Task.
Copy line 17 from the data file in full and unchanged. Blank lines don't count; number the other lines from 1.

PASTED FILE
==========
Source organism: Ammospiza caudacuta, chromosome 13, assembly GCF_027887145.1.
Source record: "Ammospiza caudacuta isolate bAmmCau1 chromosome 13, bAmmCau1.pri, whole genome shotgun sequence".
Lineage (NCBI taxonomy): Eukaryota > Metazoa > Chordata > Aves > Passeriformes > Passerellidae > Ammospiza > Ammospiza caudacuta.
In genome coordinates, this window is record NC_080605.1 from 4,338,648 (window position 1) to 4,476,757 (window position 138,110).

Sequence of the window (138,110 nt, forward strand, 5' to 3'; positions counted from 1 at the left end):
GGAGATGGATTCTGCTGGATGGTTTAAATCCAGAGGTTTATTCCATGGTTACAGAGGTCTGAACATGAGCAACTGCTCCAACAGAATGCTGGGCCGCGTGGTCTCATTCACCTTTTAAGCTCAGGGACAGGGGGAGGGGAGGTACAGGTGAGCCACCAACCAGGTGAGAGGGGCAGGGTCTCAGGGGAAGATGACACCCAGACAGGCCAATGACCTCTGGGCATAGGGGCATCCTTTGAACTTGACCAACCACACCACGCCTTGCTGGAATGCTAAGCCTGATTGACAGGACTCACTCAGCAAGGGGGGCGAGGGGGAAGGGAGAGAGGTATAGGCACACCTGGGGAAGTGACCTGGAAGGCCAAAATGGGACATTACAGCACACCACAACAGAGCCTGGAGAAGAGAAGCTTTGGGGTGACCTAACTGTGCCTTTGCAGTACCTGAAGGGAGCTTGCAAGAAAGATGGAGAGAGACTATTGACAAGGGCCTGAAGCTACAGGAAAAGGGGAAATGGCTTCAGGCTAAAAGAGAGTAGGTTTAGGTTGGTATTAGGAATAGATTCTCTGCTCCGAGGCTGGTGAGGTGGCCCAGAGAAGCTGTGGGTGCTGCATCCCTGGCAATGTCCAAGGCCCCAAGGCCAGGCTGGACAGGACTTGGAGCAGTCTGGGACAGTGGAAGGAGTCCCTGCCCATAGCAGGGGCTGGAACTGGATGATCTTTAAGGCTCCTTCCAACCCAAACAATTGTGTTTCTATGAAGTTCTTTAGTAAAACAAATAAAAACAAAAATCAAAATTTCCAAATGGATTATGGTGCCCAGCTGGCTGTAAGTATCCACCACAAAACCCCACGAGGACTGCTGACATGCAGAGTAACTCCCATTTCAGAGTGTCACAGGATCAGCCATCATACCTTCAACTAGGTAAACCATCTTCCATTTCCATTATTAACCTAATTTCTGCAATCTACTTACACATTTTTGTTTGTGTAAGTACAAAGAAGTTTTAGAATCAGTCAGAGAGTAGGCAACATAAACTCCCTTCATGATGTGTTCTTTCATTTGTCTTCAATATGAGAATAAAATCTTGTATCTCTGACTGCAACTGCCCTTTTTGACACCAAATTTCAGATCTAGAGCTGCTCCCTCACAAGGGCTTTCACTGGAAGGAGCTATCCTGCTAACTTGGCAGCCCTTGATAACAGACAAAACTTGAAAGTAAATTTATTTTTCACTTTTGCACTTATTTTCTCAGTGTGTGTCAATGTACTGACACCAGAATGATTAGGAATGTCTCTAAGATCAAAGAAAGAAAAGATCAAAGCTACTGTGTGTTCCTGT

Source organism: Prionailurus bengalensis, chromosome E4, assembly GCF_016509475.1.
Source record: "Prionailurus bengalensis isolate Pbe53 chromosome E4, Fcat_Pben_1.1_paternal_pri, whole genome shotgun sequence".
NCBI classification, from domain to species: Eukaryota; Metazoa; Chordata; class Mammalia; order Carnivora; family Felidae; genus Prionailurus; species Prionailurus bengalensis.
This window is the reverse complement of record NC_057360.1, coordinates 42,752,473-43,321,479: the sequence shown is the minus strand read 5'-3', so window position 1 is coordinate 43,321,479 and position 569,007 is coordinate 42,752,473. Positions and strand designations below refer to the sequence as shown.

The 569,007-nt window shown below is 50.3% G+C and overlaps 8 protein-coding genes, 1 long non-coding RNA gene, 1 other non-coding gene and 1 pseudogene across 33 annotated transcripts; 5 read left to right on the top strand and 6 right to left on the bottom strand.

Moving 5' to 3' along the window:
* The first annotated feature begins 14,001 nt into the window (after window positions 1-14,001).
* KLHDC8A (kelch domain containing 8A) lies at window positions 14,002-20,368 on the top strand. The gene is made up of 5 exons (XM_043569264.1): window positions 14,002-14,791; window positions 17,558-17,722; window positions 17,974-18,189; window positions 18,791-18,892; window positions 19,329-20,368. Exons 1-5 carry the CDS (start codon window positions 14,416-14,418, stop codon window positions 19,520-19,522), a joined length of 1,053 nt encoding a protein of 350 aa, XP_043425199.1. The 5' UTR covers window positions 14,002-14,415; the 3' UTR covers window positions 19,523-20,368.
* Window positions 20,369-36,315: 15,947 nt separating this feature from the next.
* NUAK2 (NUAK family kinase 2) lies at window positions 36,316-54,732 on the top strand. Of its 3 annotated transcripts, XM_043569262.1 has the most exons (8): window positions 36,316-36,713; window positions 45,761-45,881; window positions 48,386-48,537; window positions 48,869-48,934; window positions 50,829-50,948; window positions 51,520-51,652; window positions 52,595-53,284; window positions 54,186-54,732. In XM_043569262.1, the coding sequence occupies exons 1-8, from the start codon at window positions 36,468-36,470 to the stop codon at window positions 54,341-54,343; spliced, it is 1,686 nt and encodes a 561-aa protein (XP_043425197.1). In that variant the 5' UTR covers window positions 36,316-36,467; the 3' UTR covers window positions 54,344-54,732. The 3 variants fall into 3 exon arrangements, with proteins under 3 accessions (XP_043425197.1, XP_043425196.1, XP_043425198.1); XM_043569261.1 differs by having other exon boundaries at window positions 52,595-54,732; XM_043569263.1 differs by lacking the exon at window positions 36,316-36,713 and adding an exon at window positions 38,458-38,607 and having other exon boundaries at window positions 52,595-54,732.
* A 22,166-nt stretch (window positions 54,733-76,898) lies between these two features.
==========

* A 22,166-nt stretch (window positions 54,733-76,898) lies between these two features.